## Monday, February 22, 2010

### An O(log n / loglog n)-approximation algorithm for the Asymmetric Travelling Salesperson problem

## Monday, February 15, 2010

## Monday, February 8, 2010

### Twice Ramanujan Sparsifiers

Given a weighted graph G, a natural question to ask is whether there exist another graph H on the same vertex set such that any cut has similar weights in G and H. As the weight of a cut can be described by $\sum_{uv \in E(G)}w_{uv}(x_u-x_v)^2$ where x is a 0-1 vector, one could ask the same question where x can take any real values. A spectral sparsifier for a graph G is H such that the above functions on the two graphs are close for any assignment of x and H is sparse.

Algorithmically, graph sparsifiers were first studied as a subroutine for near-linear time Laplacian Solvers by Spielman and Teng. Their algorithm partitions the graph into expanders by finding approximately sparse cuts, then randomly sampling each expander.

Follow up work has been done on other methods for finding sparsifiers that give better guarantees. One approach is to sample the edges by effective resistance, but it relies on the near-linear time solver to achieve good performance. This work uses a similar approach, but with a different goal in mind. It aims to find the best approximation rate possible with a d-regular subgraph, and achieves twice the ratio given by Ramanujan graphs , which are regular graphs whose spectral gap are as large as possible.

I will use the first half of the talk to cover background topics such as condition number and spectral decompositions, then show the approaches used in recent work on sparsifiers. If time permit, I will try to give a sketch of why one couldn't do better than the ratios given by Ramanujan graphs. The second half of the talk will be used to go through the proof of the key theorem of this paper, which basically states the following:

Given a set of rank one matrices that sum to identity, one could pick a small subset of them such that the ratio between the largest and smallest eigenvalues of their sum is small.

## Tuesday, February 2, 2010

### The Role of Randomization in Mechanism Design

*social welfare*: the sum utilities of all of the bidders. In addition to being able to distribute the goods, the mechanism is given the power to charge bidders some price, up to their reported valuation for the set of goods they ultimately receive.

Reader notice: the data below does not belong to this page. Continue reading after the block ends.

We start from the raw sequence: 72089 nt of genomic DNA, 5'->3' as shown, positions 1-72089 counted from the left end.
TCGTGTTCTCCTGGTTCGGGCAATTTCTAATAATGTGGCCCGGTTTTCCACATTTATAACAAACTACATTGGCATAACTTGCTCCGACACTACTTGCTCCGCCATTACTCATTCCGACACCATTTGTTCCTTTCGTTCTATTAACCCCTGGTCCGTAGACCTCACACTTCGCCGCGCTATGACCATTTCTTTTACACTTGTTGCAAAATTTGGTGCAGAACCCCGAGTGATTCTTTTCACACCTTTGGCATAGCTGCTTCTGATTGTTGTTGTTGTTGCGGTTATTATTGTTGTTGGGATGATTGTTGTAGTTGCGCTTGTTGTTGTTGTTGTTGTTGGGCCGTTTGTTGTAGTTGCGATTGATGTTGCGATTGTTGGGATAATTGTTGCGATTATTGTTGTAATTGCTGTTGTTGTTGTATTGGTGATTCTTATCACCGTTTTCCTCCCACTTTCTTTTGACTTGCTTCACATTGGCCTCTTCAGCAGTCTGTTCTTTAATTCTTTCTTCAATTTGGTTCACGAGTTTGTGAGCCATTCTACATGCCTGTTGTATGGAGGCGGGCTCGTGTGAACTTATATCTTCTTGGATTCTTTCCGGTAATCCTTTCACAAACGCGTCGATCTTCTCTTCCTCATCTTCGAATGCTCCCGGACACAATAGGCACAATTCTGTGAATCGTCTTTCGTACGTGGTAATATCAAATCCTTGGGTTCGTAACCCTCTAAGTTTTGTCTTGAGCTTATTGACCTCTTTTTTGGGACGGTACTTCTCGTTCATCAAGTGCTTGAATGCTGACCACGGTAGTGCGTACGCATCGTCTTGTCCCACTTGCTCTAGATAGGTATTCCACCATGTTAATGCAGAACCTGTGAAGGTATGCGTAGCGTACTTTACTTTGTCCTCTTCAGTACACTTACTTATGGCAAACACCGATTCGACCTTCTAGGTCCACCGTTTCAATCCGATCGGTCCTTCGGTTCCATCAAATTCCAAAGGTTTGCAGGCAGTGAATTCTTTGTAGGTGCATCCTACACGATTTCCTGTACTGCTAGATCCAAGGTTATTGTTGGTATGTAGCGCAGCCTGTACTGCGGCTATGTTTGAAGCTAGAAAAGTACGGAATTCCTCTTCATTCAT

*optimal*allocation to maximize social welfare, and so when the welfare maximization problem is itself computationally difficult, it is not possible to implement the VCG mechanism. Unfortunately, the incentive properties of the VCG mechanism depend on the output allocation actually being optimal: this means that approximation algorithms for combinatorial optimization problems don't easily translate into truthful mechanisms which approximately maximize social welfare.

- A
*universally truthful*randomized mechanism is simply a probability distribution over deterministic truthful mechanisms. The mechanism gets to flip some coins, but no matter what the outcome of the coins, no agent could have benefited by lying,*even in hindsight*. - A
*truthful in expectation*mechanism only guarantees that no agent can benefit*in expectation*by lying, before the mechanism's coins are flipped. For some outcomes of the coins in hindsight, agents could possibly have benefited by lying.

*risk neutral*and only wish to maximize their expected welfare, independent of risk. But when we do have risk neutral bidders, can we provide better approximations for some problems using truthful in expectation mechanisms?

- For any epsilon > 0, there exists a truthful in expectation mechanism which achieves a (1+epsilon) approximation to social welfare and runs in time poly(1/epsilon, log m).
- For any constant epsilon > 0 any universally truthful mechanism that achieves a (2-epsilon) approximation to social welfare must run in time Omega(m).